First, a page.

Natural Insect Control
Insects are a natural part of any garden. Most insects are beneficial, but some are not desirable and can cause harm to your flowers and vegetables. Using pesticides and herbicides will usually kill all insects, not just the harmful ones and these chemicals are poisons that can be harmful to people and animals. It is impossible to completely rid any garden of all insects, but there are natural methods that you can use to control the harmful ones. Here are some suggestions of some methods that you may try:
The first line of defence against bugs is to simply pick them off. Squish the bugs as you pick them off. If you find a large number of bugs on one crop it is often easier to pick and drop into a container of soap and water. Simply dispose of the dead bugs after they have drowned. This is an effective method for many insects like potato beetles and aphids.
If you encounter a nest or gall of insects before it hatches it is easy to cut it off. This must be done in a timely matter before the insects hatch and leave the nest. Be sure to destroy the nest or gall so that the insects cannot spread after they have been removed. The tent caterpillar is an example of a pest that can be controlled using this method.
Spraying with Water
Small insects can be washed away with a stream of cool water. The spray will dislodge and wash away some of the bugs, reducing their numbers and the amount of damage they can do. Because spraying will not remove 100% of the bugs, you will have to repeat every few days. Aphids are an example of insects that can be managed in this way.
Some plants have a history of being susceptible to damage by insects. By using transplants rather than directly seeding, the plants may have a better chance of surviving. Even if the bugs eat the same amount, if the plant is larger it will be able to handle the stress better. The larger the plant, the more leaves it will be able to handle losing.
Keep Things Clean
Be sure to continually clean up your garden throughout the season. In the fall it is especially important to clean up old plant matter. Some insects can overwinter in leaf litter. If you’ve had problems with one plant in particular, be sure to burn or throw out leaves, cuttings, et cetera, instead of putting them in the compost.
Tree bands covered with a sticky substance can catch wingless insects, such as caterpillars, before they lay eggs in the tree. These also catch beneficial insects. Tree bands should only be applied between September to May.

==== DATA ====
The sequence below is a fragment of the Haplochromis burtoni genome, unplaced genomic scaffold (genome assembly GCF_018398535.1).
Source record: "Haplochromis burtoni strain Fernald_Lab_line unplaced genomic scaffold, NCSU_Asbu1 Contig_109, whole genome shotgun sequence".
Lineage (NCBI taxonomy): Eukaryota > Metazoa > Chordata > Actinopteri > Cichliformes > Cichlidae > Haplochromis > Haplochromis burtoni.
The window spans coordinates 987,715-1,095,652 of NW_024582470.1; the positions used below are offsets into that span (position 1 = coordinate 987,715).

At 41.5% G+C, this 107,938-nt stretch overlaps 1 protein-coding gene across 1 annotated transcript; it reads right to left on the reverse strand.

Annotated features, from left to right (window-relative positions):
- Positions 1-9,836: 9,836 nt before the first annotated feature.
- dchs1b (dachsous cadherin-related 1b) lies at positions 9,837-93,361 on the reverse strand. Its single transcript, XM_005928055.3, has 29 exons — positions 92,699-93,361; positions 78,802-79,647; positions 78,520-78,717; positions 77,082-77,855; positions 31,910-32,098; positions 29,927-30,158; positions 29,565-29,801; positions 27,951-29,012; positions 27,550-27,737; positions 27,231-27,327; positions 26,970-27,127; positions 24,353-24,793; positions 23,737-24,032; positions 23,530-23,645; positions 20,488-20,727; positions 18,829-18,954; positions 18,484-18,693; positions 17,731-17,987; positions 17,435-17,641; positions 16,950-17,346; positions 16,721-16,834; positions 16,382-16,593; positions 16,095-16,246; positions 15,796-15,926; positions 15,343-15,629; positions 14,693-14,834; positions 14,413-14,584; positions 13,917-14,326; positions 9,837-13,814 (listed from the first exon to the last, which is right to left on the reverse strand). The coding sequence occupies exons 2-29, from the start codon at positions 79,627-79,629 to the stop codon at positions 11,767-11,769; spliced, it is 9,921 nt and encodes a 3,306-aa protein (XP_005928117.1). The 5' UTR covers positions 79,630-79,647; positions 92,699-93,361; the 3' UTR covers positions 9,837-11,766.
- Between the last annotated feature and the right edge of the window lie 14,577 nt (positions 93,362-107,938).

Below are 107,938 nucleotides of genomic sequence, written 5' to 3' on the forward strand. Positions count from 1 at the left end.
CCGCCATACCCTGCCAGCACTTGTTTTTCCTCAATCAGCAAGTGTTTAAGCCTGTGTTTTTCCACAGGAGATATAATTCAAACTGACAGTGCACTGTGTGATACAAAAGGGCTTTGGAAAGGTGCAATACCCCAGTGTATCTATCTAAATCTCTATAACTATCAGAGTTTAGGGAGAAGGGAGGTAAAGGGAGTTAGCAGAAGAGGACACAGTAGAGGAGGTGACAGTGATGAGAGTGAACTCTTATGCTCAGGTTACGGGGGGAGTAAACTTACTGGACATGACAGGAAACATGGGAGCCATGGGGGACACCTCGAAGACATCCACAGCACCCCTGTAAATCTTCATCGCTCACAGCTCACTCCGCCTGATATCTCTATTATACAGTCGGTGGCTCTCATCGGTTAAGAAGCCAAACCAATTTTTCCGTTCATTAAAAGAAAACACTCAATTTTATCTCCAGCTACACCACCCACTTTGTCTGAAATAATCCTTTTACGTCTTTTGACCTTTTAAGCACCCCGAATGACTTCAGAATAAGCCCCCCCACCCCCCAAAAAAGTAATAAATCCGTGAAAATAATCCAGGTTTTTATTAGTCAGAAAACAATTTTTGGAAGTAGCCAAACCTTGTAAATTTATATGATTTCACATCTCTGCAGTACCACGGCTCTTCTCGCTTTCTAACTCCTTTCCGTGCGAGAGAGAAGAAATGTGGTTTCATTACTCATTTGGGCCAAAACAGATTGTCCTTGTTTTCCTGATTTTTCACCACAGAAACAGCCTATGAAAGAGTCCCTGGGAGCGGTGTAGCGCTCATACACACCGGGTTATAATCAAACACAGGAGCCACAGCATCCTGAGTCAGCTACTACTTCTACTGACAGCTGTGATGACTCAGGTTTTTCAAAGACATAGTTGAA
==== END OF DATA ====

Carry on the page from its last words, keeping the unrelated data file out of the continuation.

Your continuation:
Physical barriers placed around and on plants can prevent insects from eating vegetables, spreading disease, and from laying their eggs on plants. You can buy commercial covers or create your own at home from netting or pantyhose. Collars placed in the dirt can prevent cutworm damage. Tarps laid around fruit trees can prevent larvae on fruit from entering the soil. Although some of these methods can be unsightly they are often very effective.
Insecticidal soaps are effective against small, soft-bodied insects, but have low toxicity to mammals and do not often harm larger, flying insects such as bees. To be effective, the soap must come in contact with the insect. Some plants may be sensitive to insecticidal soaps. Therefore, it is a good idea to test a small area on a plant if you are not sure. Visit your local garden centre to see what products are available in your area.
Predator insects are insects that naturally eat the undesirable ones. Some of these are native to Manitoba and some can be introduced. The most well-known predator insect is probably the ladybug. These are found naturally in Manitoba and can also be purchased at your local garden centre. Ladybugs only eat aphids. The downside of using lady beetles is that they may fly away. Another predator insect that can be purchased is the praying mantis. The mantis has a voracious appetite and it is territorial. If there is enough food for it, the mantis will usually not wander far from where it hatched.
These are just some of the natural insect control practices that are used today. Visit our garden store to see what products and methods our experts suggest.